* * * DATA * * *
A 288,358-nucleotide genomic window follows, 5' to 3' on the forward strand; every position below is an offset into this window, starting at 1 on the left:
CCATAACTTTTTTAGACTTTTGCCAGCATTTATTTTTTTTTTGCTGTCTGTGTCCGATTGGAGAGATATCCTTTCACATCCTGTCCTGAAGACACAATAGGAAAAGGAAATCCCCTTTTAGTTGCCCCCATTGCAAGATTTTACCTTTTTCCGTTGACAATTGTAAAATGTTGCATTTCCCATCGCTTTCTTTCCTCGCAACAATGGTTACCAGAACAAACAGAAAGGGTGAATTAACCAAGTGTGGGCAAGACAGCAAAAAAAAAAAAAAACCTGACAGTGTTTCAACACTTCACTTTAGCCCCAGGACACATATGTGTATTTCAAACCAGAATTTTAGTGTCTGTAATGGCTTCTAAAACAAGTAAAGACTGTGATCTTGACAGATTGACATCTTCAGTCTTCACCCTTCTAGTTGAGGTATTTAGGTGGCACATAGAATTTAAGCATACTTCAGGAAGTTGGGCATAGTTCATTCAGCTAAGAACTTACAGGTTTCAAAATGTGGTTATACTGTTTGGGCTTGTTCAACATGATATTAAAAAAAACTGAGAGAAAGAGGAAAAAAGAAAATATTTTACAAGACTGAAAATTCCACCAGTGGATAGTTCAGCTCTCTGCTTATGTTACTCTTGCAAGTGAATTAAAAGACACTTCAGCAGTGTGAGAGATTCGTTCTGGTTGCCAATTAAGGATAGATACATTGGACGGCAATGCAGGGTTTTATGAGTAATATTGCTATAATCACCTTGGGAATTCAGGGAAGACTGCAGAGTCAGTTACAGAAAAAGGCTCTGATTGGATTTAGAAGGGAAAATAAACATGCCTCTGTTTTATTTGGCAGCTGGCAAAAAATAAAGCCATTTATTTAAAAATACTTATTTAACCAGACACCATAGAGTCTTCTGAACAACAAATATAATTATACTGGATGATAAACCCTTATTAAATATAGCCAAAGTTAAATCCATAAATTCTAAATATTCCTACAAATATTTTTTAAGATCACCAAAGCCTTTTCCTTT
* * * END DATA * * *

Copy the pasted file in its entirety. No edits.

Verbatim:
A 288,358-nucleotide genomic window follows, 5' to 3' on the forward strand; every position below is an offset into this window, starting at 1 on the left:
CCATAACTTTTTTAGACTTTTGCCAGCATTTATTTTTTTTTTGCTGTCTGTGTCCGATTGGAGAGATATCCTTTCACATCCTGTCCTGAAGACACAATAGGAAAAGGAAATCCCCTTTTAGTTGCCCCCATTGCAAGATTTTACCTTTTTCCGTTGACAATTGTAAAATGTTGCATTTCCCATCGCTTTCTTTCCTCGCAACAATGGTTACCAGAACAAACAGAAAGGGTGAATTAACCAAGTGTGGGCAAGACAGCAAAAAAAAAAAAAAACCTGACAGTGTTTCAACACTTCACTTTAGCCCCAGGACACATATGTGTATTTCAAACCAGAATTTTAGTGTCTGTAATGGCTTCTAAAACAAGTAAAGACTGTGATCTTGACAGATTGACATCTTCAGTCTTCACCCTTCTAGTTGAGGTATTTAGGTGGCACATAGAATTTAAGCATACTTCAGGAAGTTGGGCATAGTTCATTCAGCTAAGAACTTACAGGTTTCAAAATGTGGTTATACTGTTTGGGCTTGTTCAACATGATATTAAAAAAAACTGAGAGAAAGAGGAAAAAAGAAAATATTTTACAAGACTGAAAATTCCACCAGTGGATAGTTCAGCTCTCTGCTTATGTTACTCTTGCAAGTGAATTAAAAGACACTTCAGCAGTGTGAGAGATTCGTTCTGGTTGCCAATTAAGGATAGATACATTGGACGGCAATGCAGGGTTTTATGAGTAATATTGCTATAATCACCTTGGGAATTCAGGGAAGACTGCAGAGTCAGTTACAGAAAAAGGCTCTGATTGGATTTAGAAGGGAAAATAAACATGCCTCTGTTTTATTTGGCAGCTGGCAAAAAATAAAGCCATTTATTTAAAAATACTTATTTAACCAGACACCATAGAGTCTTCTGAACAACAAATATAATTATACTGGATGATAAACCCTTATTAAATATAGCCAAAGTTAAATCCATAAATTCTAAATATTCCTACAAATATTTTTTAAGATCACCAAAGCCTTTTCCTTT